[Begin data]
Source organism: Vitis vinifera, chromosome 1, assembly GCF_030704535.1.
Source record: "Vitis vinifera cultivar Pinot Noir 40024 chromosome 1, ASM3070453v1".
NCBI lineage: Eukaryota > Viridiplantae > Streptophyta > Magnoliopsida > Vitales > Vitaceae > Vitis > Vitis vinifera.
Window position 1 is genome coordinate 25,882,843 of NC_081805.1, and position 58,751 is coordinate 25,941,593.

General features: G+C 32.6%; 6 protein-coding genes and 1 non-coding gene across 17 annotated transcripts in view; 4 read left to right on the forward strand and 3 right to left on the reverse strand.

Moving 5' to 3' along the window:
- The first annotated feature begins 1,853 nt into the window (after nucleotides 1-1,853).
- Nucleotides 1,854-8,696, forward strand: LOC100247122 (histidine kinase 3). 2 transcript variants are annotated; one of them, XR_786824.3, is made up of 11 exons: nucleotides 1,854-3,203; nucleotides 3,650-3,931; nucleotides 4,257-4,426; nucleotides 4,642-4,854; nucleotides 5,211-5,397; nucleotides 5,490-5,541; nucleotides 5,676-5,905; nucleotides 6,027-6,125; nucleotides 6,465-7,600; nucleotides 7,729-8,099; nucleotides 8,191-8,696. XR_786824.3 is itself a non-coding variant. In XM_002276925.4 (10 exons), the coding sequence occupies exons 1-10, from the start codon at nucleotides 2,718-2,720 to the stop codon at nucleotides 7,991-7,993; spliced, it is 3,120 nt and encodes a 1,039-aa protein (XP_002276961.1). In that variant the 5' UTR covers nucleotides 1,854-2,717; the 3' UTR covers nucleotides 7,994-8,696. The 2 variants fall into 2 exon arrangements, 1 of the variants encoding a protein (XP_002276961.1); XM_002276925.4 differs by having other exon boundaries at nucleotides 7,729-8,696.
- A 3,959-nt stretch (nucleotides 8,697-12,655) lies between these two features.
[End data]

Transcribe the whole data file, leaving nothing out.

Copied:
Source organism: Vitis vinifera, chromosome 1, assembly GCF_030704535.1.
Source record: "Vitis vinifera cultivar Pinot Noir 40024 chromosome 1, ASM3070453v1".
NCBI lineage: Eukaryota > Viridiplantae > Streptophyta > Magnoliopsida > Vitales > Vitaceae > Vitis > Vitis vinifera.
Window position 1 is genome coordinate 25,882,843 of NC_081805.1, and position 58,751 is coordinate 25,941,593.

General features: G+C 32.6%; 6 protein-coding genes and 1 non-coding gene across 17 annotated transcripts in view; 4 read left to right on the forward strand and 3 right to left on the reverse strand.

Moving 5' to 3' along the window:
- The first annotated feature begins 1,853 nt into the window (after nucleotides 1-1,853).
- Nucleotides 1,854-8,696, forward strand: LOC100247122 (histidine kinase 3). 2 transcript variants are annotated; one of them, XR_786824.3, is made up of 11 exons: nucleotides 1,854-3,203; nucleotides 3,650-3,931; nucleotides 4,257-4,426; nucleotides 4,642-4,854; nucleotides 5,211-5,397; nucleotides 5,490-5,541; nucleotides 5,676-5,905; nucleotides 6,027-6,125; nucleotides 6,465-7,600; nucleotides 7,729-8,099; nucleotides 8,191-8,696. XR_786824.3 is itself a non-coding variant. In XM_002276925.4 (10 exons), the coding sequence occupies exons 1-10, from the start codon at nucleotides 2,718-2,720 to the stop codon at nucleotides 7,991-7,993; spliced, it is 3,120 nt and encodes a 1,039-aa protein (XP_002276961.1). In that variant the 5' UTR covers nucleotides 1,854-2,717; the 3' UTR covers nucleotides 7,994-8,696. The 2 variants fall into 2 exon arrangements, 1 of the variants encoding a protein (XP_002276961.1); XM_002276925.4 differs by having other exon boundaries at nucleotides 7,729-8,696.
- A 3,959-nt stretch (nucleotides 8,697-12,655) lies between these two features.